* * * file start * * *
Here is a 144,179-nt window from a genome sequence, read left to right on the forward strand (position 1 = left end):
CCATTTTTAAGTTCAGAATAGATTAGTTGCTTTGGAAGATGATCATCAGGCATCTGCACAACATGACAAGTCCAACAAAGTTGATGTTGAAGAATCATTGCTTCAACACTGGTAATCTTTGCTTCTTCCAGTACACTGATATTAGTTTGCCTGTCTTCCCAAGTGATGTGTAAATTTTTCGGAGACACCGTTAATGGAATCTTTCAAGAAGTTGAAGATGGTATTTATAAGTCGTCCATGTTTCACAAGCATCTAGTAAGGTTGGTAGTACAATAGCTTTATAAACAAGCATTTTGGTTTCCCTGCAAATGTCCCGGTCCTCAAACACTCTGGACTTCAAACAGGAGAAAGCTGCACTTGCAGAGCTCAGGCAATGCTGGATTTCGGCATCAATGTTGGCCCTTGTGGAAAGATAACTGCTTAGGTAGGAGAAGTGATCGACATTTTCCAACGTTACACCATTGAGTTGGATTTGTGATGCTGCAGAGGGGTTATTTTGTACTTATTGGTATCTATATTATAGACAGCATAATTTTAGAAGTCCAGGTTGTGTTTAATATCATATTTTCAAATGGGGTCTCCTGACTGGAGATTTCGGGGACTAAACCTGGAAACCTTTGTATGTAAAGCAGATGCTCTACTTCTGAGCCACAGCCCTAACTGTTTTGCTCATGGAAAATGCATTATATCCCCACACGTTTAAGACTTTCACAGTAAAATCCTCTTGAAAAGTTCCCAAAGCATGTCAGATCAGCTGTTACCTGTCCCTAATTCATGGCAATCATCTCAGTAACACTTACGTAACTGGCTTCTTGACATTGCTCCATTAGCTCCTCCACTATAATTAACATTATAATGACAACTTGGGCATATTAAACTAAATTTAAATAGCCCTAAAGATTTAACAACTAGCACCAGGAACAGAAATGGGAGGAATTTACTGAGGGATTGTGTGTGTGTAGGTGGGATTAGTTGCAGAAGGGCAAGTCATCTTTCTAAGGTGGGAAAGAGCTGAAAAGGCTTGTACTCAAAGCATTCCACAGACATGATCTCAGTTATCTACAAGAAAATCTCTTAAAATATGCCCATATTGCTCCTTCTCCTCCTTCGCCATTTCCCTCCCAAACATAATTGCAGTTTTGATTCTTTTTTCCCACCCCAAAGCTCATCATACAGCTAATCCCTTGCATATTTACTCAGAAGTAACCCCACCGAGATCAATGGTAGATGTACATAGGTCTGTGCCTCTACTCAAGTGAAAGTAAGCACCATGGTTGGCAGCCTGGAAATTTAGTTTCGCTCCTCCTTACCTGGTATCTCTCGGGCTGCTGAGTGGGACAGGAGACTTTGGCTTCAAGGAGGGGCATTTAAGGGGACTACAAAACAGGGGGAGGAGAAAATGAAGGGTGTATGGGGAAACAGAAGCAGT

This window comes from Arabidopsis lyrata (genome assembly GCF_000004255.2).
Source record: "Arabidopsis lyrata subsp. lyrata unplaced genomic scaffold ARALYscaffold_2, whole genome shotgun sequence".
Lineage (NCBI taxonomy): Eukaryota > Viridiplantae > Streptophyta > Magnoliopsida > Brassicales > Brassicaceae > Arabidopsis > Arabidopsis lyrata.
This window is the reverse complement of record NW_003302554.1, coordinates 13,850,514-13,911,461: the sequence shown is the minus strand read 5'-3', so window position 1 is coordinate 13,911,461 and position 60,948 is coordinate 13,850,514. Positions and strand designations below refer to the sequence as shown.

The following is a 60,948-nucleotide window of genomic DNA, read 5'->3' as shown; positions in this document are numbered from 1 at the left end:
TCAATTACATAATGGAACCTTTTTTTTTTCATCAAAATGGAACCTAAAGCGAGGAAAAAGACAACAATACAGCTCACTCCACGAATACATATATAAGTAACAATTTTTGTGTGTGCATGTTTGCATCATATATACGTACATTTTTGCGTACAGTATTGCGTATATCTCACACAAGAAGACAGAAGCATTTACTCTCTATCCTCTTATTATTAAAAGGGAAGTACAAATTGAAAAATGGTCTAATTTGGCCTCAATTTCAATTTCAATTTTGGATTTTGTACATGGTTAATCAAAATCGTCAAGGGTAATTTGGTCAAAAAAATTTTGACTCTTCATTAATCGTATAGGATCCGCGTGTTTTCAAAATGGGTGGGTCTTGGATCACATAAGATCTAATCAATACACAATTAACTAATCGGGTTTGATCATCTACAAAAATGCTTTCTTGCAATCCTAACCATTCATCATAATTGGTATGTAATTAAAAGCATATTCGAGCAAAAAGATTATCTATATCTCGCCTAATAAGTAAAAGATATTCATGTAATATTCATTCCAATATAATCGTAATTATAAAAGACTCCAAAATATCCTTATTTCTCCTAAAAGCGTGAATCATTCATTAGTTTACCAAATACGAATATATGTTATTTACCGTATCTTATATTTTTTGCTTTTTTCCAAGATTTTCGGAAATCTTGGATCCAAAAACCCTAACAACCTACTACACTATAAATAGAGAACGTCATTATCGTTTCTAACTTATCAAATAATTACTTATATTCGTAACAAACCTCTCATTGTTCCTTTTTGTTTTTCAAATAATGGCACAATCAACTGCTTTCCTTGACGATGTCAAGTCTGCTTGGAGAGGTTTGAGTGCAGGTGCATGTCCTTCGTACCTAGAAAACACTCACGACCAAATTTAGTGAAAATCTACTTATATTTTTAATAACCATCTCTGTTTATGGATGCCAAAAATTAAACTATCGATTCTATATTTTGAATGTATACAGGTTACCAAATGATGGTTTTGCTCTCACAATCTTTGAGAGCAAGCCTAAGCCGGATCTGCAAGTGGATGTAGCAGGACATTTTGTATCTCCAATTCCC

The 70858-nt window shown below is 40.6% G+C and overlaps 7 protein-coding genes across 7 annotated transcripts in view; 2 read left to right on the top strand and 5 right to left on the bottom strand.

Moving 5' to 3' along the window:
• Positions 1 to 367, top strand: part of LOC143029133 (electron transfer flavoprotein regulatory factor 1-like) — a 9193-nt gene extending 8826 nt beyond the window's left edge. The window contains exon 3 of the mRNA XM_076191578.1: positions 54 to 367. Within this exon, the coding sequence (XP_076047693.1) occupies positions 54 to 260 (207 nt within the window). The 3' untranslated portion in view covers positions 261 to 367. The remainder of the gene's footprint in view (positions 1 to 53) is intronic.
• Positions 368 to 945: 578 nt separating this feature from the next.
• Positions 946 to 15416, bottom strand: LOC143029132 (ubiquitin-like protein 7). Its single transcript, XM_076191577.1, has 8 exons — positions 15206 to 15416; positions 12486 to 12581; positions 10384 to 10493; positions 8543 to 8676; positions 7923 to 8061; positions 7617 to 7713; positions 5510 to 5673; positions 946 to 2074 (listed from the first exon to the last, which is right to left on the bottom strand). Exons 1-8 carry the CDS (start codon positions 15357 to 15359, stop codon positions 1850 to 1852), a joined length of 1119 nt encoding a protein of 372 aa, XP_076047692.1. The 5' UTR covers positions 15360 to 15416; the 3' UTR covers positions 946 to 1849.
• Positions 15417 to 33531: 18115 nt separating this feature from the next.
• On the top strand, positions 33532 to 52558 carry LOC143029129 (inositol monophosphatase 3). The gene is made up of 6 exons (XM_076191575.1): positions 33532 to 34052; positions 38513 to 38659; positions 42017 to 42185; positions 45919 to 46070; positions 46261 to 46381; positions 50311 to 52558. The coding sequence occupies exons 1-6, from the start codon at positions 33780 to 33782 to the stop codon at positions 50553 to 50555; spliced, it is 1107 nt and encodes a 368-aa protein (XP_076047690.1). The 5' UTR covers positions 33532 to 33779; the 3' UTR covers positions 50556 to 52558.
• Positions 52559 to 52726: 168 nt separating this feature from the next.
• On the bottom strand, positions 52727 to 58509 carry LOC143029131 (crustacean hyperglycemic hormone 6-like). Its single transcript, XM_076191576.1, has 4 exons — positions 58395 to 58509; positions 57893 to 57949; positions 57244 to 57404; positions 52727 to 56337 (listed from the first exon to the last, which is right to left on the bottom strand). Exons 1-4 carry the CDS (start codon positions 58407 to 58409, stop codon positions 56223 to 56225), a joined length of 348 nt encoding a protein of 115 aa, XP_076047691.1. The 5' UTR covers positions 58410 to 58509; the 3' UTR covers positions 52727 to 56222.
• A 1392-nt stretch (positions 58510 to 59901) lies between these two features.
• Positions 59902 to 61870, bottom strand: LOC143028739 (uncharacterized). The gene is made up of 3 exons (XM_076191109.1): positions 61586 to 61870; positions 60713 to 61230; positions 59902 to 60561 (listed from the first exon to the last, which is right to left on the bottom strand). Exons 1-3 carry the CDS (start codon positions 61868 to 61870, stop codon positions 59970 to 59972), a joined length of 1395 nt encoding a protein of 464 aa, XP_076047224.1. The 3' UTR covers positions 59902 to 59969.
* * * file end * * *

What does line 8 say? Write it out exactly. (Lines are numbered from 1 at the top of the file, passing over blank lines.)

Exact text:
TCAATTACATAATGGAACCTTTTTTTTTTCATCAAAATGGAACCTAAAGCGAGGAAAAAGACAACAATACAGCTCACTCCACGAATACATATATAAGTAACAATTTTTGTGTGTGCATGTTTGCATCATATATACGTACATTTTTGCGTACAGTATTGCGTATATCTCACACAAGAAGACAGAAGCATTTACTCTCTATCCTCTTATTATTAAAAGGGAAGTACAAATTGAAAAATGGTCTAATTTGGCCTCAATTTCAATTTCAATTTTGGATTTTGTACATGGTTAATCAAAATCGTCAAGGGTAATTTGGTCAAAAAAATTTTGACTCTTCATTAATCGTATAGGATCCGCGTGTTTTCAAAATGGGTGGGTCTTGGATCACATAAGATCTAATCAATACACAATTAACTAATCGGGTTTGATCATCTACAAAAATGCTTTCTTGCAATCCTAACCATTCATCATAATTGGTATGTAATTAAAAGCATATTCGAGCAAAAAGATTATCTATATCTCGCCTAATAAGTAAAAGATATTCATGTAATATTCATTCCAATATAATCGTAATTATAAAAGACTCCAAAATATCCTTATTTCTCCTAAAAGCGTGAATCATTCATTAGTTTACCAAATACGAATATATGTTATTTACCGTATCTTATATTTTTTGCTTTTTTCCAAGATTTTCGGAAATCTTGGATCCAAAAACCCTAACAACCTACTACACTATAAATAGAGAACGTCATTATCGTTTCTAACTTATCAAATAATTACTTATATTCGTAACAAACCTCTCATTGTTCCTTTTTGTTTTTCAAATAATGGCACAATCAACTGCTTTCCTTGACGATGTCAAGTCTGCTTGGAGAGGTTTGAGTGCAGGTGCATGTCCTTCGTACCTAGAAAACACTCACGACCAAATTTAGTGAAAATCTACTTATATTTTTAATAACCATCTCTGTTTATGGATGCCAAAAATTAAACTATCGATTCTATATTTTGAATGTATACAGGTTACCAAATGATGGTTTTGCTCTCACAATCTTTGAGAGCAAGCCTAAGCCGGATCTGCAAGTGGATGTAGCAGGACATTTTGTATCTCCAATTCCC